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How to Prepare for Your Deposition Testimony
It can be intimidating knowing that you’re required to sit through a deposition hearing. You will be giving sworn testimony under oath, and any false testimony could result in a perjury charge. Therefore, you want to make sure you’re adequately prepared.
To make sure you’re ready for your deposition, you should:
Find an Attorney
If you’re taking a case to trial or if another individual has filed a lawsuit against you, it is essential that you hire an attorney to support and represent you. You should try to be as specific as possible when hiring a law firm and receiving legal advice. So, for example, if you’re involved in a personal injury case, you should hire a personal injury attorney.
Develop a Good Attorney-Client Relationship
When working with any legal professional, it’s equally important to make sure you have a good working attorney-client relationship as it is to find someone with the right skills and experience. Going through deposition and a court case can be a difficult process, through which you’ll be required to give some quite personal information. Therefore, you want to make sure you’re working with an attorney you can trust.
Practice Answering Likely Deposition Questions
It is your attorney’s job to help you prepare for your deposition by practicing with you. They’ll be aware of the sorts of questions that you may be asked based on the case at hand as well as your role within it. Knowing what questions could come up as well as practicing your response to them, will help limit any surprises and make sure you can answer clearly, concisely, and honestly.
The average person will habitually answer a question conversationally. It’s rare in your day-to-day life that you’re required to give short, to-the-point answers to questions. So, it’s important to get plenty of practice to answer in a way that complies with the legal process.
For example, your lawyer will teach you tactics such as:
- Waiting a few seconds before you answer a question to be sure of the response you will give.
- Staying on topic and being concise. You should answer in as few words as possible to get your point across.
- Avoiding answering statements. It is a natural response to give an answer to statements such as ‘The witness stated that they saw you leave the scene of the crime.’ However, you should not respond to this. You will need to withhold your response until you are asked a question directly. The opposition can use tactics like this to attempt to trip you up and gain information that will be beneficial to their case.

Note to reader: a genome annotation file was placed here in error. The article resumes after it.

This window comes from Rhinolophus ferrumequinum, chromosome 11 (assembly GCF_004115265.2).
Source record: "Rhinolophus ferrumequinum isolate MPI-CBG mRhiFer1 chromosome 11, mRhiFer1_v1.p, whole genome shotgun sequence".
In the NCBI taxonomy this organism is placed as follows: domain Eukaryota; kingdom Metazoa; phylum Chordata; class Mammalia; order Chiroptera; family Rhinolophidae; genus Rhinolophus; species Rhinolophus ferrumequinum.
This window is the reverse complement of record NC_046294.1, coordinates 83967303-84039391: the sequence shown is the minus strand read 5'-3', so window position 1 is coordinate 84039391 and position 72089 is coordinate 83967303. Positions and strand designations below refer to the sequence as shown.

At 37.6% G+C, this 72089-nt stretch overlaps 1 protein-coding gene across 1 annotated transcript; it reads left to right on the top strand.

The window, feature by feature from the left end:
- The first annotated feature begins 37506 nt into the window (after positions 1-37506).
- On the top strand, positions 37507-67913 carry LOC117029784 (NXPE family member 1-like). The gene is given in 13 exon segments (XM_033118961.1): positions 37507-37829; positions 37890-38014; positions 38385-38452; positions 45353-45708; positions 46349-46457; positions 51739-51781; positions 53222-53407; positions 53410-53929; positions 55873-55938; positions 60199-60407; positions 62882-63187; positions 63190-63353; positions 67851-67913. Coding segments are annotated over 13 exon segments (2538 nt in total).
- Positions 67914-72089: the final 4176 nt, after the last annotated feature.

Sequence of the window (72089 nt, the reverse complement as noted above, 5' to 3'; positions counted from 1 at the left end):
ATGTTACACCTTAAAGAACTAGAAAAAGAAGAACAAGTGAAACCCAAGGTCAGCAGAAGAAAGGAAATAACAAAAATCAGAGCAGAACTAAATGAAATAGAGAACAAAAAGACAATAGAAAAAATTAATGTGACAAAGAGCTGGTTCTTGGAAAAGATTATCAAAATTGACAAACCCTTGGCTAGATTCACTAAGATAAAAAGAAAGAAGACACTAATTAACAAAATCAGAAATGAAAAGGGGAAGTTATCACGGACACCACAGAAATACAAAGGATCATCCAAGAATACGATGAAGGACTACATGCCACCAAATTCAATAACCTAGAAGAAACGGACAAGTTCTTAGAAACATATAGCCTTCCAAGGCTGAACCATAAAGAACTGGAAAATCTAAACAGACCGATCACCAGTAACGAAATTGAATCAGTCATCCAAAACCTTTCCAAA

Can I Refuse to Give a Deposition?
If you are asked to give a deposition, you cannot refuse to do so. Otherwise, you risk being held in contempt of court. You will be subpoenaed to attend a deposition, and therefore, you have a legal obligation to take part.
Can I Refuse to Answer a Deposition Question?
You must answer all questions you are asked during a deposition, even if you feel they are too personal. Just like refusing to give a deposition altogether, refusal to answer a question will also result in being held in contempt of court.
During a deposition, you will be put on the spot, and you will be asked some difficult questions – especially if the case is complicated. This can be particularly distressing in personal injury cases for victims who have suffered significant injuries, that are required to relive the events of the accident or are required to justify their medical costs. This is why it is so important to prepare for the sorts of questions you will be asked as well as your responses ahead of time with a qualified lawyer.
Can an Attorney Instruct Me to Not Answer a Question?
According to The Florida Rules of Court Procedure, there isn’t a system in place for attorneys to be able to instruct their clients to withhold an answer to a question. Historically, there are only a few examples of this taking place – and only when the question has violated a legal privilege. So, you shouldn’t expect to be exempt from answering any questions during the deposition.
What Happens If I Don’t Know the Answer to a Deposition Question?
If you do not know the answer to a question, it’s ok to say this. You should give an answer such as ‘I do not recall.’ You should never attempt to guess or estimate an answer to a question, as this could lower the credibility of your statement.
Required to Give a Deposition Testimony? Contact The Law Place Today
Are you involved in a personal injury case, a criminal charge, or are you a witness that’s been required to give a deposition? Then contact The Law Place today to speak with an experienced attorney.
We work around the clock, 24 hours a day, 7 days a week, to support our clients through their cases, helping them to understand their rights and to achieve the best possible case outcome. Contact The Law Place today for your free case evaluation on (941) 444-4444.